School board votes to put bond referendum back on ballot in November

August 11, 2017

At last week’s special Hinckley-Finlayson school board meeting, the board decided to put the bond referendum for general safety and maintenance and new construction back on the ballot for the November 7 election.


After the bond was voted down in May, the school board and members of the community formed a task force. They have met several times since. Last Wednesday, they presented their findings to the board.


School board chairman Mary Ellen Von Rueden started the meeting by thanking the community members for their dedication to the community by taking part in the task force. She went on to say, “In the end we will try to select an option that we feel is the best; based on all the facts and opinions, we will have to agree to disagree.”


A brief public comment period began with members of the task force giving their opinions. Each participant was given three minutes to speak.


Teacher and task force member Dan Kreft told the board he would love to see Option Three chosen as it gives the most bang for buck. “As someone who works in the district and sees the needs every day, I think it would be a big mistake to short ourselves right now and end up costing the community members more down the road.”


Task force member Deb Kroschel said, “Bottom line is: It’s about our kids.” She went on to say there is less vandalism and such when kids have better choices. “The more we can do for kids the better.”


Gabe Cessna told the board that a gymnasium and wellness center would be an amazing opportunity for the school and community, including more opportunities for community education activities.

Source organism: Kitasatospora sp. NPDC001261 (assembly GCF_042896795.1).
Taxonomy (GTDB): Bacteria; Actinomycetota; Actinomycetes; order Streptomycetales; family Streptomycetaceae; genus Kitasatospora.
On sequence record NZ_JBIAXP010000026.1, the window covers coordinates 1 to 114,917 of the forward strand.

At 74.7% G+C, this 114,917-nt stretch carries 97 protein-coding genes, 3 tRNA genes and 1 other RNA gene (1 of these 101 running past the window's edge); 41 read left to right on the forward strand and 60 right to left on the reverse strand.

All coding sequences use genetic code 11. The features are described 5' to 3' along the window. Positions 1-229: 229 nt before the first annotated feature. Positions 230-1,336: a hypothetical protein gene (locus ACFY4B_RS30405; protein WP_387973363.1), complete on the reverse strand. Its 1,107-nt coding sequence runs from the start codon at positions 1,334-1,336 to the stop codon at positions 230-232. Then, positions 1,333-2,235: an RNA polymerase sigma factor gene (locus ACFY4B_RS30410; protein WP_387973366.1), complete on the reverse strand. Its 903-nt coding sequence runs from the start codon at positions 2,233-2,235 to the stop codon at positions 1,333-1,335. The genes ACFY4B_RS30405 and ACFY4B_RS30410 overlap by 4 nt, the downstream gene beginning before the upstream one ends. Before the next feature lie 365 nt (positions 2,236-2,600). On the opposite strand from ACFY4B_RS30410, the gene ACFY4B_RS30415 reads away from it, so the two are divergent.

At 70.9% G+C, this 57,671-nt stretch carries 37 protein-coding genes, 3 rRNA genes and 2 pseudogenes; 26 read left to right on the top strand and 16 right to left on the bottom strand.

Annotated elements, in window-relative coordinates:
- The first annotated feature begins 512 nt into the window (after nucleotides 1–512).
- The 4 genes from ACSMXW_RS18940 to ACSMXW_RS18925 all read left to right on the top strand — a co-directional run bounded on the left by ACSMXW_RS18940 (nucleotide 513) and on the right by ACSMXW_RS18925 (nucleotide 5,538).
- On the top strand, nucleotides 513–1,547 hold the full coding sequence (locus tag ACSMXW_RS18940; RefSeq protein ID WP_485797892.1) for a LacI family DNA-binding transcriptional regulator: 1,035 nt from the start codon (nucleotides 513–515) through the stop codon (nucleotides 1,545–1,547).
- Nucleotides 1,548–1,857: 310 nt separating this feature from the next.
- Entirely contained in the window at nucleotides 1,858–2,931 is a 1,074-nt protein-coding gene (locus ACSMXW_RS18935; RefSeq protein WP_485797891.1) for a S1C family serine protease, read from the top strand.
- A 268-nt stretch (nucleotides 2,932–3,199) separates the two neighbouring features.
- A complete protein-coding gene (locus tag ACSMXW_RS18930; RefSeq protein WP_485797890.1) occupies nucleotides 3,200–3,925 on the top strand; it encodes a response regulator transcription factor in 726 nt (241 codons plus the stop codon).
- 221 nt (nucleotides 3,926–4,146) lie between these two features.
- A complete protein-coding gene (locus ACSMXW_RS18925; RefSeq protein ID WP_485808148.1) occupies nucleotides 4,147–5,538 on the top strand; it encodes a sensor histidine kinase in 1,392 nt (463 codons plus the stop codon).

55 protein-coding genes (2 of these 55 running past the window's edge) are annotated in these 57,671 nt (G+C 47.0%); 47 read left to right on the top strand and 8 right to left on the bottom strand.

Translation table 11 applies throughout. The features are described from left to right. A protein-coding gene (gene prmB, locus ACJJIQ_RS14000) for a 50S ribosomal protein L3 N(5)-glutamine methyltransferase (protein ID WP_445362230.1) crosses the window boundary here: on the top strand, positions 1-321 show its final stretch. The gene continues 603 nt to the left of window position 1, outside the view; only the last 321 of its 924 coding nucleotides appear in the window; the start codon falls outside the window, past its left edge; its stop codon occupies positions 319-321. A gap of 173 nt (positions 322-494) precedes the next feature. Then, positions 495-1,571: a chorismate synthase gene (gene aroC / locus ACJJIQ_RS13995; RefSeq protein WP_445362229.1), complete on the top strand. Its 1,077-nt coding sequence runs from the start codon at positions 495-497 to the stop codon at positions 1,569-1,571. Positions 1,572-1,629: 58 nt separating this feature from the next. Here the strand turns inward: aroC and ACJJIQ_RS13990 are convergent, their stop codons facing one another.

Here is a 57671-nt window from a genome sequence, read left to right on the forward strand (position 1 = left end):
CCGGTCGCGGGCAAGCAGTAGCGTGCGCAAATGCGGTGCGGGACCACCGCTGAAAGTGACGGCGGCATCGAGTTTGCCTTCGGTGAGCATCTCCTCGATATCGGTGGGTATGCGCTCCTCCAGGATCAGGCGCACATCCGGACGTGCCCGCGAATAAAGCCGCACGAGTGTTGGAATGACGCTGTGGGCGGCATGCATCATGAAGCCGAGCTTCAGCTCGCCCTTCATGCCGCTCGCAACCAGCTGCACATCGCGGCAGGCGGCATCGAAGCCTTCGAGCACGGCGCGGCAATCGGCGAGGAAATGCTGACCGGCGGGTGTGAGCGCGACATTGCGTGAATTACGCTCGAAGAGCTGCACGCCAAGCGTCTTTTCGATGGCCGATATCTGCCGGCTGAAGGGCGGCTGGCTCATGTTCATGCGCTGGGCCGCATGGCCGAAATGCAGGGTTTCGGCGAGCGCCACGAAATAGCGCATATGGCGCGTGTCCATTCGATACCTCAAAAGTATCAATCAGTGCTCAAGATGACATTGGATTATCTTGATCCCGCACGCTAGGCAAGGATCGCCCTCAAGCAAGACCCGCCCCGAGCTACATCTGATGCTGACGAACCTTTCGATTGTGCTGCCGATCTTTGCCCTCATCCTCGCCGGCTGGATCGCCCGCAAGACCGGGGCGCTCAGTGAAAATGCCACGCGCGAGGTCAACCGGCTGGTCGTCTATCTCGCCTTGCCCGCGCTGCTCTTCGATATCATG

On the other side of the proverbial table, task force member Barb Woody said her biggest concerns are, of course, safety of the children and maintenance of the building, but she fears that education is left at the wayside.


“I know everyone here is working as hard as they can,” she explained, “but I would like to see that improve. For the school to do whatever it is they have to do for all of the demographics that we have. We need to figure out what we need to do for all of the students, not just some of them.”


She questioned why the district doesn’t use the Finlayson building more. She concluded by saying, “We need to focus on what we need, not just what we want.”


Four options were presented to the board. They voted and unanimously chose Option Four which will be split into two questions.


Question one will cost $7,225,000 and will cover safety and maintenance issues, a new gym and two kindergarten classrooms. The average cost to homeowners will be $2 per year for 20 years.


Question two will cover the community education space, the recreation and fitness center along with a more secure entrance to the school and relocation of the high school office to the main entry. Question two will be contingent on question one passing and will cost approximately $2.75 million. This will raise the average homeowner’s taxes by $12 per year for 20 years. The district would receive an additional $1,000,000 grant from FirstLight Health Systems for the community wellness center if question two passes.


Board member Bill Randall said, “We as a board have to do our job, above and beyond, to get the information out this time around so that everyone is educated and knows exactly what we are trying to accomplish.”


The board hopes to get this information out in as many ways as possible before the election on November 7.

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